Monday, December 27, 2010

Netflix Queue: 'Restrepo'

Three thoughts about 'Restrepo,' coming up after the trailer:

• This movie is a documentary about the life of an American Army platoon stationed in Afghanistan's Korengal Valley in 2007. Americans weren't paying as much attention to Afghanistan at that point: Iraq was consuming most of our attention. But the war there was every bit as real and intense for these soldiers; the combat footage is some of the most harrowing I've ever seen -- not unflinching, exactly, because we're not shown much of actual death or wounds, but it does walk right up to the line of what American viewers will find acceptable in depicting combat deaths. It is devastating.

• Watching 'Restrepo,' though, I realized how much of my understanding of war is generally shaped by war movies, and because of that by the language of Hollywood generally. There were several moments throughout the documentary that I thought were foreshadowing an imminent violent death -- because that's how those moments would've been used in a Hollywood production. 'Restrepo' eschewed such tricks, for the most part: If violent death was coming, it used its narrators -- soldiers from the unit, reflecting on their experiences months later in studio interviews, from the relative safety of an Army base in Italy -- to tell us precisely what was coming. Only then were we shown.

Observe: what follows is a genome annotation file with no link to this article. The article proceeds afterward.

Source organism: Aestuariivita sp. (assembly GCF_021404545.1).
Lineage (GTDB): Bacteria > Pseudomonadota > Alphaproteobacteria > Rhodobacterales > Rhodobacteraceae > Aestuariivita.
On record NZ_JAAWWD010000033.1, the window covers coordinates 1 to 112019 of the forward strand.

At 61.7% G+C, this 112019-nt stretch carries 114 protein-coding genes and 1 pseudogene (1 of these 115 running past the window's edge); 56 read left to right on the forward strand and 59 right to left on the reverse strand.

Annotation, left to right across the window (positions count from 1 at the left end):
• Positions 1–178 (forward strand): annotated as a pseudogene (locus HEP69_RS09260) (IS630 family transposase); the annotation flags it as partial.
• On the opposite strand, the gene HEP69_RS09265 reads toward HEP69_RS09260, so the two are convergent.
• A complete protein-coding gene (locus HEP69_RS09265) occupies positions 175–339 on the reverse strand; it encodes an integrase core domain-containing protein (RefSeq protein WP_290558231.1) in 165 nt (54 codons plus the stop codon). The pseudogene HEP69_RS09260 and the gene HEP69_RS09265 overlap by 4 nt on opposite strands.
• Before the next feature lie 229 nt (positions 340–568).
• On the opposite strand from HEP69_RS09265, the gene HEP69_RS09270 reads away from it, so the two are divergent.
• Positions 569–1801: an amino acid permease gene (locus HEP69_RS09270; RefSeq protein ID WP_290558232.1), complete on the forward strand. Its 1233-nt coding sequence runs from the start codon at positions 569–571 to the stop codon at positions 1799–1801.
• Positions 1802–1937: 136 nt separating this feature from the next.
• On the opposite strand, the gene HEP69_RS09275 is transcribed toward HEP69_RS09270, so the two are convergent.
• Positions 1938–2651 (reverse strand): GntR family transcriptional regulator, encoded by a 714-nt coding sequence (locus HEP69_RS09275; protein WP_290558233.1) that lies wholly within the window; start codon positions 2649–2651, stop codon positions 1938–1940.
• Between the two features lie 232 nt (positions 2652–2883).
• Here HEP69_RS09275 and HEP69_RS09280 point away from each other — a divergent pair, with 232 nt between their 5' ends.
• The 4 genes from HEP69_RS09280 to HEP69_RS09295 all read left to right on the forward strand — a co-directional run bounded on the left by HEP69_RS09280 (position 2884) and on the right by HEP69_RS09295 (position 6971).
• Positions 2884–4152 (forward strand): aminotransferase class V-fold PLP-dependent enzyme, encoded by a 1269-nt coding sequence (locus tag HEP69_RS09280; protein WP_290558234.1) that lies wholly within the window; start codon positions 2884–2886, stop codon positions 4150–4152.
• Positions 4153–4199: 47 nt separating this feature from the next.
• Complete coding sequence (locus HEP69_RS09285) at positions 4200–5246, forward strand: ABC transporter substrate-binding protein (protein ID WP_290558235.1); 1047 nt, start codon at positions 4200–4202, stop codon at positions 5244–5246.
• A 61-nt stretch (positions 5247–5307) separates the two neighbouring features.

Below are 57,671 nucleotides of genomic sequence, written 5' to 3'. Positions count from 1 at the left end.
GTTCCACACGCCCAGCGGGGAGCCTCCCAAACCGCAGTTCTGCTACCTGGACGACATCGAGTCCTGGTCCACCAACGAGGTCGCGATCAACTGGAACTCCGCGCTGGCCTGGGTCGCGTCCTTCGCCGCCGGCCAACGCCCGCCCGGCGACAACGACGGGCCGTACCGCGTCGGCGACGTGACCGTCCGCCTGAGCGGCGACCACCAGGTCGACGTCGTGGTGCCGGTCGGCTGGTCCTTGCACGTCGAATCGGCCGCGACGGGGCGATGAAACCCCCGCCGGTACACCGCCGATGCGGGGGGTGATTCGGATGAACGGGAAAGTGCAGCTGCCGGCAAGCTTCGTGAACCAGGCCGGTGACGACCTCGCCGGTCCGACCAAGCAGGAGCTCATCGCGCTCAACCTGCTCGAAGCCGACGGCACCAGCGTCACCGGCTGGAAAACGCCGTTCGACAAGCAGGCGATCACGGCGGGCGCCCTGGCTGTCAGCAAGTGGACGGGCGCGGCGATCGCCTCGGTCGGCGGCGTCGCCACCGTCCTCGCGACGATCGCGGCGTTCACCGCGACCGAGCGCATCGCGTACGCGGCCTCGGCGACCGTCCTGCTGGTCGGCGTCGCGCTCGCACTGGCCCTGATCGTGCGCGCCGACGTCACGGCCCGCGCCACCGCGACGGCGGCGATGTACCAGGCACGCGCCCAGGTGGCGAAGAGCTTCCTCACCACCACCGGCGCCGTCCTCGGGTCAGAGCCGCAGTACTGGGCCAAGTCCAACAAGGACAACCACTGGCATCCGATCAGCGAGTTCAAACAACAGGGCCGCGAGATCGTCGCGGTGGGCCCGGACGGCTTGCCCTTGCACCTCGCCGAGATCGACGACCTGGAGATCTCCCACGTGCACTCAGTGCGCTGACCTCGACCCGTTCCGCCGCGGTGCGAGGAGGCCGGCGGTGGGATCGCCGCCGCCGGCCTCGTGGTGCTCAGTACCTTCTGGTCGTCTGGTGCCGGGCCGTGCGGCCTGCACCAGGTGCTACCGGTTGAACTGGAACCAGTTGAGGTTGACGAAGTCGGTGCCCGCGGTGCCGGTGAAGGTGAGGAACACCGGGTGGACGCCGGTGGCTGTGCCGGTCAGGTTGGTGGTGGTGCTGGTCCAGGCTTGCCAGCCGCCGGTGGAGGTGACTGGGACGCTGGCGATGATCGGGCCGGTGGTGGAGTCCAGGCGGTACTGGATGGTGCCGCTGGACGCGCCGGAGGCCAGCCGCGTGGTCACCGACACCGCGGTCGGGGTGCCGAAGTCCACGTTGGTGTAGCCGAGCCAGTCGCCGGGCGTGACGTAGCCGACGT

• The movie's most emblematic character is Capt. Dan Kearney, leader of the squad that we follow. He arrives in Afghanistan looking a bit dim but well-intentioned -- he tells viewers he read nothing about the Korengal Valley before deploying there, because he wanted to approach the problems there "with an open mind" -- intending to do the "nice guy" work of counterinsurgency: meeting weekly with local elders, promising jobs and building projects in exchange for their help. By the end, though, the intentions have gone awry: He tells the gathering of elders he doesn't give a fuck about their protests of the arrest of a local man they say is innocent of anti-American activity. He can't claim any real victories during his time in Afghanistan, so he talks about "changing the dynamics" of what is clearly still a deadly place for American troops.

And one can't help feel, as Kearney makes regular promises of future "progress" to Afghan elders, that the elders aren't all that interested in the kind of progress he clearly intends to be an enticement to their cooperation. There's a memorable line in "Full Metal Jacket" -- there's Hollywood war again -- that inside every enemy fighter is an American trying to scratch its way out. Forty years have passed since the war depicted in that movie, but there are moments in 'Restrepo' that suggest American hubris hasn't been tempered too much in the decades since. That's not what 'Restrepo' is about, though: It's about the daily horror experienced by the men who serve that hubris. Perhaps fittingly, the movie's happy ending is when our soldiers finally get to leave Afghanistan.

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